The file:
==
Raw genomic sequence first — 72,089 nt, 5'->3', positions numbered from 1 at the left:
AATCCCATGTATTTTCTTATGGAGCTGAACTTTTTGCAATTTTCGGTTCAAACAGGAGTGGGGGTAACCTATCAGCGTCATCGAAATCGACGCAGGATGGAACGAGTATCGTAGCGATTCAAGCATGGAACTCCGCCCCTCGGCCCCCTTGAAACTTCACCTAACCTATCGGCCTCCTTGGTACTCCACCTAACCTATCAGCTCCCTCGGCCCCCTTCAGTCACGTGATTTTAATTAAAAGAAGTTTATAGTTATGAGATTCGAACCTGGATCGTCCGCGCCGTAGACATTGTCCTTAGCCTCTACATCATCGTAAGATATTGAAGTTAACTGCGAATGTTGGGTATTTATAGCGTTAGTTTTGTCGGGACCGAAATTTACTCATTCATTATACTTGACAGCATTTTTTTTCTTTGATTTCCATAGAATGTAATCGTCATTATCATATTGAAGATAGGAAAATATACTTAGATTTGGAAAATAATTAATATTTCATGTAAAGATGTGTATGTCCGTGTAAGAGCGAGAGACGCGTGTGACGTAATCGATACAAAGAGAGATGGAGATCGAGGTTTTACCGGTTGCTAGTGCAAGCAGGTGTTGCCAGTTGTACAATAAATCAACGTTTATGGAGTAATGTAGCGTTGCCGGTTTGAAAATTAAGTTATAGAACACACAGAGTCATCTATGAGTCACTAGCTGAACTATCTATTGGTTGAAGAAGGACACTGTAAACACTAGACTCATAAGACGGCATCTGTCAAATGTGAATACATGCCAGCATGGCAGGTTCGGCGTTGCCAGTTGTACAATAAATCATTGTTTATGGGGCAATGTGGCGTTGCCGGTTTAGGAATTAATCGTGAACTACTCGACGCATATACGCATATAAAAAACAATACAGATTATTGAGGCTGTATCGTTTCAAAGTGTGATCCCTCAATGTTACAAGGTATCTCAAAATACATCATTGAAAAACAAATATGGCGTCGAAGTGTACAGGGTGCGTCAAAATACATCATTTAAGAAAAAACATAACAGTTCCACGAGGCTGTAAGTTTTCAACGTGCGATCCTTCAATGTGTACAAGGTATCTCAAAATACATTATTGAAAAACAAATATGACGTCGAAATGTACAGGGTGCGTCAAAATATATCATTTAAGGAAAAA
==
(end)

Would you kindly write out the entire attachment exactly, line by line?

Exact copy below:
Raw genomic sequence first — 72,089 nt, 5'->3', positions numbered from 1 at the left:
AATCCCATGTATTTTCTTATGGAGCTGAACTTTTTGCAATTTTCGGTTCAAACAGGAGTGGGGGTAACCTATCAGCGTCATCGAAATCGACGCAGGATGGAACGAGTATCGTAGCGATTCAAGCATGGAACTCCGCCCCTCGGCCCCCTTGAAACTTCACCTAACCTATCGGCCTCCTTGGTACTCCACCTAACCTATCAGCTCCCTCGGCCCCCTTCAGTCACGTGATTTTAATTAAAAGAAGTTTATAGTTATGAGATTCGAACCTGGATCGTCCGCGCCGTAGACATTGTCCTTAGCCTCTACATCATCGTAAGATATTGAAGTTAACTGCGAATGTTGGGTATTTATAGCGTTAGTTTTGTCGGGACCGAAATTTACTCATTCATTATACTTGACAGCATTTTTTTTCTTTGATTTCCATAGAATGTAATCGTCATTATCATATTGAAGATAGGAAAATATACTTAGATTTGGAAAATAATTAATATTTCATGTAAAGATGTGTATGTCCGTGTAAGAGCGAGAGACGCGTGTGACGTAATCGATACAAAGAGAGATGGAGATCGAGGTTTTACCGGTTGCTAGTGCAAGCAGGTGTTGCCAGTTGTACAATAAATCAACGTTTATGGAGTAATGTAGCGTTGCCGGTTTGAAAATTAAGTTATAGAACACACAGAGTCATCTATGAGTCACTAGCTGAACTATCTATTGGTTGAAGAAGGACACTGTAAACACTAGACTCATAAGACGGCATCTGTCAAATGTGAATACATGCCAGCATGGCAGGTTCGGCGTTGCCAGTTGTACAATAAATCATTGTTTATGGGGCAATGTGGCGTTGCCGGTTTAGGAATTAATCGTGAACTACTCGACGCATATACGCATATAAAAAACAATACAGATTATTGAGGCTGTATCGTTTCAAAGTGTGATCCCTCAATGTTACAAGGTATCTCAAAATACATCATTGAAAAACAAATATGGCGTCGAAGTGTACAGGGTGCGTCAAAATACATCATTTAAGAAAAAACATAACAGTTCCACGAGGCTGTAAGTTTTCAACGTGCGATCCTTCAATGTGTACAAGGTATCTCAAAATACATTATTGAAAAACAAATATGACGTCGAAATGTACAGGGTGCGTCAAAATATATCATTTAAGGAAAAA